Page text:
ThanksLiving: Jamie


This is the third (and final) post in this year's "Thanksliving" series - a collection of stories to exhort and inspire you to be, not just touched by gratitude, but moved.   You can find the first two posts here:

ThanksLiving: Be Moved ThanksLiving: Kelly

Today I'm sharing with you a holiday tradition from my friend Jamie.  Remember Jamie, the cool mom who lets her boys keep baby snakes in a jar?  And describes them as sperm-like? (The snakes, not the boys.)  She is also my all-time favorite Facebook-status-poster and has excellent taste in music.

Here, in Jamie's own words, is how she, her husband, and her two rambunctious boys celebrate Thanksgiving.

On our kitchen door is a brown craft paper tree that stays up year-round.  On the kitchen table is a pile of leaf cut-outs, and during the month of November, we write on the leaves things for which we are especially grateful (among them: warmth, family nearby, books, neighbors, appliances that work, living near the train tracks - everything that has shown the Lord's care that year), then we tape them to the tree - our Thanksgiving tree.   This, I'm learning, is a common tradition among Christian families.

In years past, the Thanksgiving Tree leaves came down and were regretfully discarded.  But Jesus calls us not to wrap our arms tight around our blessings, but to pass them on - to see real need and meet it with what we've been given.  And because we desperately want our children to learn this, our family began to do something different: now the leaves on our Thanksgiving Tree become gifts under our Christmas tree.

For the entire month of December, we take each leaf and look for someone else who needs that same touch - then we make a way to give it.

For example, to pass on the blessing of "warmth," we have put together care packages and delivered them to homeless.  For "family nearby" we've written letters to soldiers overseas.  We've helped stock food pantries because we ourselves have never been hungry, and helped with loved ones' bills to say thank you to the Provider of all our needs.  We've shared the beauty in nature by creating paper flower bouquets for a loved one who isn't able to get out as she used to.  Our hands and our time, along with our washing machine, lawnmower, and other appliances, have served friends and neighbors, and our kitchen has fed busy, struggling families.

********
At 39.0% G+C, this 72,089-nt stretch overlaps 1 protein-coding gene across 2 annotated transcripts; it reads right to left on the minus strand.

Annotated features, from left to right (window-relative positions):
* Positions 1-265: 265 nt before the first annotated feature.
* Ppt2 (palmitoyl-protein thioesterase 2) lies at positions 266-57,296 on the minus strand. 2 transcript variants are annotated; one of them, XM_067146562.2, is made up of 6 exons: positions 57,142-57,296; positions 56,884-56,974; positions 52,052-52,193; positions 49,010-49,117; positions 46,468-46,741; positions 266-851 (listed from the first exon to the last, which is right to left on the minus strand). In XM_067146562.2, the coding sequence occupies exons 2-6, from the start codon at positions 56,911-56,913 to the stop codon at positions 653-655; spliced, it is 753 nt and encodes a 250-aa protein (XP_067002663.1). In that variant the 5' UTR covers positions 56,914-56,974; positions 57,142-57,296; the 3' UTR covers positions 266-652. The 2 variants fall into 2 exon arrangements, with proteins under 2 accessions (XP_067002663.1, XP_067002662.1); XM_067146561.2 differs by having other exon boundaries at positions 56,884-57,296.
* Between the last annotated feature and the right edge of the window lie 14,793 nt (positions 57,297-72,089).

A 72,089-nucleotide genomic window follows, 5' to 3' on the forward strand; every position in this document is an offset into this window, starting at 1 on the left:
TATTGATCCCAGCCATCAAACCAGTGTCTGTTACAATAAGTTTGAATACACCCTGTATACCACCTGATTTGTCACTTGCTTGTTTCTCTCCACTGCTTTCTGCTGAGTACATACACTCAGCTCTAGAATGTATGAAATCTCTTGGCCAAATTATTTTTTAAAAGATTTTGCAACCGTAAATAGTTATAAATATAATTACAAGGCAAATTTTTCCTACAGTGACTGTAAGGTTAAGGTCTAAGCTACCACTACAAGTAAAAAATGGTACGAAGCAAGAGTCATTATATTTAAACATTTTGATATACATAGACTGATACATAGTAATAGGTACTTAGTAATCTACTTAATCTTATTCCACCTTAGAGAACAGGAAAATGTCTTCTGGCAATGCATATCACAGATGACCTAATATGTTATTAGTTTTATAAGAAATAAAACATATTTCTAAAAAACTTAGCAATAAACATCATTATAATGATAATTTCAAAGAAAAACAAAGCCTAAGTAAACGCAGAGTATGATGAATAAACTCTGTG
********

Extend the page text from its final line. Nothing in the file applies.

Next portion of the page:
Some of our leaves require a little creativity (“living near the train tracks” has a regular spot on the Thanksgiving tree), but we trust the Lord to be faithful to provide us with ways to share with others the abundant life he has shared with us.  Whatever the cost in time and resources, it is well worth the effort to teach our children to let God’s love flow through them - to instill in them a spirit of generosity that comes from a heart of genuine, humble gratitude.

After a couple years of passing on our blessings, we've found that they can't be easily done in one month between Thanksgiving and Christmas.  But rightly so!  We could never have a time of giving that is sufficient; it is meant to take us our whole lives!  We have to spread it out over an entire year, but that gives us more time and resources and ideas to use, and helps us to make this not just a special way of celebrating, but a way of living.

On Christmas morning, we open no gifts, and give none to our children, but we focus instead on the One Given, and on how to give Him out.  We open up a catalog from World Vision or Samaritan's Purse and each choose one gift to send to someone our hands cannot reach, and we will "wrap" this meager offering of our saved-up "Christmas money" to help meet a need of the hungry, naked, imprisoned and alone - a face we will likely never see, but which we know looks just like Jesus' face.

Even as I write this, I am humbled by how little we have truly sacrificed, and by how greatly the Lord multiplies and returns.  Our home has consistently been covered in peace and joy during this season, and our needs have never gone unmet. We have not worried over whether our children would rebel against giving rather than receiving, but have rested in the Lord's faithful promise that it is more blessed to give than to receive.  Our children have been the first to look for ways to stretch their funds to give; they have been teaching us what trust and generosity look like.

Hopefully, next year, the things that are on our Thanksgiving tree will show up on the trees of many others.  We have so much to be thankful for, and, like the story we’ve been given to tell, we can’t keep it to ourselves!  Join us!  It’s never too late to start.

There is absolutely no way I could say it better than that.  Take each thing you're thankful for, and pass it on, literally - all year long.  This is ThanksLiving.